Cyber Monday Cyber Security in 60 Seconds

Cyber Thieves are officially out today to steal your credit card information or any other private personal information they can intercept as you shop online during Cyber Monday (and for the rest of the holiday season). In less that 60 seconds, you can know what they are up to and what to watch out for. Only 50 seconds left, so here they are (note: some of the “for more info” links will only become live over the next few weeks in our 12 Days of Christmas series, so please check back):

  1. Be extremely careful when using free Wi-Fi hotspots to shop online, as you are being watched by data sniffers.
  2. Only shop on secure, reputable websites that: A. You know via other means (the press; you shop at their store) B. Look for “https” in the URL, C. The website has a small padlock icon in the bottom right corner of your browser or the URL turns green, signaling a “safe” site.
  3. Shop, online or in person, with a credit card and not a debit card, because debit cards are riskier.
  4. Never offer more personal information to online stores than absolutely necessary (e.g., Social Security numbers, bank account numbers, passwords, PINs)
  5. Never use the same password across multiple websites, and do not use your name, pet’s name, birthdate, dictionary word or other easily guessed attribute as a password. Use a combination of letters, symbols and numbers and vary upper and lower case.
  6. Leave suspicious websites immediately (they ask for more information than normal, require you to double enter information or trigger your BS meter).
  7. Log out of your online accounts when you are not actively shopping, and password protect your smartphone, iPad and laptop in case they do go missing.
  8. Use automated account alerts to effortlessly monitor your credit card charges and bank balances, allowing you to catch fraud immediately.
  9. Only cyber shop on a non-public (e.g., not in a library) computer with a secure internet connection, updated anti-virus software and up-to-date operating system.
  10. Only donate to known charities and only when you have initiated the gift. Never send money (via check, cash or electronically) based solely on a wall post, email or phone call.  Respond to such correspondence by contacting the charity on a reputable phone number or website.
  11. (Bonus Tip #1) Resist your curiosity to see that adorable elf dance in an email, wall post or tweet; only open attachments from trusted friends and family. If you don’t recognize the sender, don’t open the holiday greetings, as it is probably malware trying to intercept your shopping credentials.
  12. (Bonus Tip #2) Check out our 12 Days to a Safe Christmas: Prevent Holiday Identity Theft for day by day tips on preventing identity theft while shopping.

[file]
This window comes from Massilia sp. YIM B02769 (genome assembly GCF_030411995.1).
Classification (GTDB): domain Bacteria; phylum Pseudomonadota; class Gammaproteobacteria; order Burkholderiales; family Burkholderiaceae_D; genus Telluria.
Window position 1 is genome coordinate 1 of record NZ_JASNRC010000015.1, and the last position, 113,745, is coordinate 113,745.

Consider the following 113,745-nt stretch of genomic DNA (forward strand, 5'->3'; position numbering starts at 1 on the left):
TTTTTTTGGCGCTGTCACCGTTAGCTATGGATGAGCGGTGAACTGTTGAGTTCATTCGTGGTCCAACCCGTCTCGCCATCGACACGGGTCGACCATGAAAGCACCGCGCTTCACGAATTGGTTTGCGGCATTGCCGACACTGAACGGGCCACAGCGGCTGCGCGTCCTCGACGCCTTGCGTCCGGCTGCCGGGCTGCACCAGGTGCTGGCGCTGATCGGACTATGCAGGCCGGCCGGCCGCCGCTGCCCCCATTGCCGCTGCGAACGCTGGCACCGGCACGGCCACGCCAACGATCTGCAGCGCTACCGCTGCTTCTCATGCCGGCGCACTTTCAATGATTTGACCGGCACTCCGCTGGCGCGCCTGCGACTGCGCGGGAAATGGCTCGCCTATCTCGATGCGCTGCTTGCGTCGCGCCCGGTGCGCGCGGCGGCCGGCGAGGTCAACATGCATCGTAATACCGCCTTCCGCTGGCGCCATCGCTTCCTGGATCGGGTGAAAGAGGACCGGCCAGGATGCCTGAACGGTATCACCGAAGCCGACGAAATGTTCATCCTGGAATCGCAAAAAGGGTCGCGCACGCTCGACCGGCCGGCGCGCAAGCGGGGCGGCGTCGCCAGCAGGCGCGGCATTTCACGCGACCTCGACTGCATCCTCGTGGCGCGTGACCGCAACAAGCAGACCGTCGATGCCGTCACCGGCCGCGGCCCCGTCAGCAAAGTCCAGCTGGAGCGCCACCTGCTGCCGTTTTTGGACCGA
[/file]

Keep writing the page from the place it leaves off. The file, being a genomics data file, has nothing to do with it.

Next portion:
If you take these 10 tips to heart, you will not only save yourself the stress of shopping in person, you won’t have to think twice about doing your holiday buying online.

When John Sileo isn’t shopping online for holiday gifts, he’s off speaking at conferences who are looking for highly relevant content delivered with humorous audience interaction. See video clips of John on stage and in the media.


3 replies
  1. Pandora
    Pandora says:

    Thanks for the article. We ALL need to be more proactive about our personal account security. In this day and age we need to take responsibility of our info. If you don’t trust the site don’t use it. . But one thing that can’t be stressed enough is taking advantage of the 2FA (2-Factor Authentication). Although it’s been around for a while, not enough sites are offering and promoting this option. And the even sadder fact is there are millions of people who are not taking advantage of this awesome functionality that is being offered to them by several sites. I really hope people and companies wake-up to the need to kick this complacent attitude about authentication and passwords. Take advantage of the 2FA which allows us to telesign into our accounts. I know some will claim this make things more complicated, but the slight inconvenience each time you log in is worth the confidence of knowing your info is secure. This should be a prerequisite to any system that wants to promote itself as being secure.

    • John Sileo
      John Sileo says:

      An excellent point! Yes, two factor authentication generally encourages crooks to move on to an easier target. The minor inconvenience is definitely worth the protection and peace of mind!

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